Old 2005-10-06, 7:41am
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Quote:
Originally Posted by DreamMuse
That's a great summary, Jude! Thanks for posting it *smiles*

The Alabastros are not compatable with the transparant and pastel Moretti?? I didn't know that!
Just some of them. The Ed Hoy catalog even mentions it on their order page. They recommend testing.

Glad to help!

Jude
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  #7  
Old 2005-10-06, 8:26am
Zooziis Zooziis is offline
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I'll jump in on the 96 COE's...

Pi Glass
New lampworking glass line. They seem to be a "glass blowing" glass company that have lampworking too. The colors are cool, fun names (like the light blue is "Baby Boy" and the Bright Red is "Translvania". It melts easy and smooth, though some of the transparent yellows and oranges bubble easily...Color line is new and I assume, still building. What they have already is very pretty. (Available at PiGlass.com)

Uroboros
A bit stiff to work with. The opaques aren't totally opaque, they have a translucent quality about them, which is pretty. The color line is still building and is pretty strong in the Blues, Greens, Whites, a good black...they need a good pink. This glass is compatible with the Gaffer, Riechenbach, and Zimmerman frits and Riechenbach intense stringer and Pi Glass. It is not compatible (though some have been successful with using it with, Gaffer Cane.) (Available at bridgetownglass.com, jodelglass.com, Arrowsprings.com...maybe more, but all I know about right now)

Gaffer Cane
Handpulled cane made in the US by artisan glass blower/pullers. It is veiled causing a wispy, streaky look that is very pretty. It is made with a lot of clear layered with Gaffer frit. This is a unique glass and is priced as such...$44.00 a pound. I find it worth every penny. Val Cox was the visionary behind this, and she sells it at valcox.com. You can also find it at ggglass.com. My understanding, from reading about it, Caliente glass is similar in this category too. You would have to look into that one more on your own...Calienteglass.com. That one comes from Canada, so for you Canadians, a "local glass"!

Gaffer
This is a New Zealand company that makes glass for Glass Blowers. Because of this the colors are very intense, and not all of them work well in a lampworking application. But when they do work, they work fabulously! Pretty colors. They really can open up your current pallet. They are compatible with 96 COE glasses, and can be used in small quantities 5%-10% of the bead with Moretti (104 COE) and Bullseye (90 COE)...though there is debate on whether that makes them compatible or not. Gaffer is a true 96 COE.

Reichenbach
Another Glass blowing frit, but they also jumped in with the Lampworkers and pulled us cane too! So you can get intense stringer cane (usually the size of a thin rod of Moretti) from them, and it is just like the frits, as far as compatibility...The COE ranges from 92-96, I believe...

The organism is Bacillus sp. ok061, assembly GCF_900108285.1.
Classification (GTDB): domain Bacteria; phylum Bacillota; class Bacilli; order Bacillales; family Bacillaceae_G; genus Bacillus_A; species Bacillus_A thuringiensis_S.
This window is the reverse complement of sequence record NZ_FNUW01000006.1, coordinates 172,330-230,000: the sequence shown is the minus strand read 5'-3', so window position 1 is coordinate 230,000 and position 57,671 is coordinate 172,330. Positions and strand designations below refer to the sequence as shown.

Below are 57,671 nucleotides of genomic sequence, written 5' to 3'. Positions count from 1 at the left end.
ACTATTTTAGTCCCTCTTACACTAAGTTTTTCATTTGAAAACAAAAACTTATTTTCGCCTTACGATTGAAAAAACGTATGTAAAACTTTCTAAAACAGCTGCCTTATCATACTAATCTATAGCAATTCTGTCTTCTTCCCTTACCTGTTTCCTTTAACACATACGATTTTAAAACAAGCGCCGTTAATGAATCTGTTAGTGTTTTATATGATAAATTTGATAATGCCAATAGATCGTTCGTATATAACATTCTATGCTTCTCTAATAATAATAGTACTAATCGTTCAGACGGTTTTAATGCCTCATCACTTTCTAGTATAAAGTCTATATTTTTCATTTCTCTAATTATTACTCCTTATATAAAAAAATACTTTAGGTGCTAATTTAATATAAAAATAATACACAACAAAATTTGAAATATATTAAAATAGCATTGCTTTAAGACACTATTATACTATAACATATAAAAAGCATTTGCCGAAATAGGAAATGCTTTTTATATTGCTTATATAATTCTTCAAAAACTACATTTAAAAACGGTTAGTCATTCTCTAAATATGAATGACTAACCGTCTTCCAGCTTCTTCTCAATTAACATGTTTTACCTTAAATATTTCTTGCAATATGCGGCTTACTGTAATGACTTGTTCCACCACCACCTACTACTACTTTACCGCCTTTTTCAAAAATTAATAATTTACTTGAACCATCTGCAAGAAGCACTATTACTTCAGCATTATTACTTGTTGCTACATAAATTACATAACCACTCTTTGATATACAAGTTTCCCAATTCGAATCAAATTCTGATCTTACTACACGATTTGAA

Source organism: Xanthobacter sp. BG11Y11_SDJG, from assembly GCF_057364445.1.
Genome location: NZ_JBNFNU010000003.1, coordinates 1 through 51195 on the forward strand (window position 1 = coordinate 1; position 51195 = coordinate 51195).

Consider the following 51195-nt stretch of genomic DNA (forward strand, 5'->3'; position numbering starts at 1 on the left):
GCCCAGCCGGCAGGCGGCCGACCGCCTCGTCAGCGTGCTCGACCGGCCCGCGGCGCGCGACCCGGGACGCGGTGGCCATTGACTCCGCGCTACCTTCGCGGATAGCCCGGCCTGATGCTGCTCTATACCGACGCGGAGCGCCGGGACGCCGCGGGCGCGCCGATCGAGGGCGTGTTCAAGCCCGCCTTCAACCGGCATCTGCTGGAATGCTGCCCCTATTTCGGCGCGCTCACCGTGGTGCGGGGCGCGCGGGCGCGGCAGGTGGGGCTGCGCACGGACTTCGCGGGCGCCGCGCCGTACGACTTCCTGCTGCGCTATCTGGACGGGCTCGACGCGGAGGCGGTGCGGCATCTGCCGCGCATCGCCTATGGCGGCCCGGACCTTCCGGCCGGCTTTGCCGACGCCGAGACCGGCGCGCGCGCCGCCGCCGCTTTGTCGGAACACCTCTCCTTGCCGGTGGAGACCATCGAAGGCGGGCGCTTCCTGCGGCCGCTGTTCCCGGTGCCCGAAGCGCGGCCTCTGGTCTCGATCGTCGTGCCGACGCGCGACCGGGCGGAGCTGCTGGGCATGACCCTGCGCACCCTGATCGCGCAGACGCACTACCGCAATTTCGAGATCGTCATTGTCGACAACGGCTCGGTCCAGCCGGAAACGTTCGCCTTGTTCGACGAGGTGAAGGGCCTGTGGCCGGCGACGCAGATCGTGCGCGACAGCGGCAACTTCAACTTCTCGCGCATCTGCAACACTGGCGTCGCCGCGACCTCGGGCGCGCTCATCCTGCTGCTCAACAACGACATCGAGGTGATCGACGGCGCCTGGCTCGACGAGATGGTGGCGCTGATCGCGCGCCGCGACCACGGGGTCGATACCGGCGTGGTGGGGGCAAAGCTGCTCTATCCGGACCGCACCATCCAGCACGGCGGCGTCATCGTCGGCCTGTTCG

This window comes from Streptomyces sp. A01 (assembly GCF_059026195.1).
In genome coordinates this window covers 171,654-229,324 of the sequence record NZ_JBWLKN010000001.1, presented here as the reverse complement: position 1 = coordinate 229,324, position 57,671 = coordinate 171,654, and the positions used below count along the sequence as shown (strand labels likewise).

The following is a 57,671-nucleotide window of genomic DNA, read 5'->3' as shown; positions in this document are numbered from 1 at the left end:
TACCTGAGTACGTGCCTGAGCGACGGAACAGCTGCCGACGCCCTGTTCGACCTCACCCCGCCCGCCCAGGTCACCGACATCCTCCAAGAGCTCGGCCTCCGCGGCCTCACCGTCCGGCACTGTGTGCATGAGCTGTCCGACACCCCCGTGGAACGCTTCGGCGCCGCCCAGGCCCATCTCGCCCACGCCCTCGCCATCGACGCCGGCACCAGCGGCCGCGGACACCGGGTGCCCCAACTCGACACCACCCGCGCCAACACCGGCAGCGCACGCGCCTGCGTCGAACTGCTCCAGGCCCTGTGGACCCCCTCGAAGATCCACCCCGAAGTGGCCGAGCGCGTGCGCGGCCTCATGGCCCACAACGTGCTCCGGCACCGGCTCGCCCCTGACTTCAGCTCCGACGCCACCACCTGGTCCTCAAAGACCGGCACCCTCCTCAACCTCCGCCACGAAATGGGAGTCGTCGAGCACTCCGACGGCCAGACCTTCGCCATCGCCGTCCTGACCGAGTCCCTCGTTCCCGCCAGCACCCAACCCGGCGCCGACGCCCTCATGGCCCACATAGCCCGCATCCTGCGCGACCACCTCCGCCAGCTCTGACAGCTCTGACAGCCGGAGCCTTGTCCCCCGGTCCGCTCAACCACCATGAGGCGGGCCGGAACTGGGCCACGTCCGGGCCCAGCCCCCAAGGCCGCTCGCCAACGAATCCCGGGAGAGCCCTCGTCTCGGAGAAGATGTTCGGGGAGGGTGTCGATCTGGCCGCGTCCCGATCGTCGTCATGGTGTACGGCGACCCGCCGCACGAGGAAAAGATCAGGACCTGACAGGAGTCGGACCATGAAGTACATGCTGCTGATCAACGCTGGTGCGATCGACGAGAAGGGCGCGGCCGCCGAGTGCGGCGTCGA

Zimmerman
Another Brand of the Glass Blowing Frit. The COE also ranges a bit. Still compatible in the same was as the other two Glass Blowing frits.

Frit companies Abound! Val Cox started the "boutique frit company" at ValCox.com, where she also sells the intense stringer from Reichenbach. I know I'll leave someone out but here goes at listing all the "boutique style" frit companies:
Sprialdanceglass.com
Glassdiversions.com
GGGlass.com
KayKelly.com
They all have their own flair and unique blends. GGGlass also sells the Reichenbach cane.

Olympic Color Rods (glasscolor.com) is a major supplier of frits and Reichenbach cane. You need to buy a pretty significant quantity of the frits, so unless you know you really like a color you may want to go to the boutiques instead. The Reichenbach Cane is sold in "normal" quantities...But you don't want "Rods" from them, since they are about 1 foot long and 1 1/2 " thick...it is for glass blowing, but you can smash it for big frit pieces.
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  #8  
Old 2005-10-06, 10:39pm
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wow Great info! thanks!
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  #9  
Old 2005-10-21, 3:20pm
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wow Zoozie!! thats some explanation!!!! Pretty cool!!! we also have loads of photo's of glass and it's easy to browse through our web site, www.jodelglass.com, we try to make samples of all the glass that comes in but never quite catch up, there is some info on glass reactions when i run into something I usually write it while listing a new color or when I find time to add more pics, But easy to see colors in here, Monique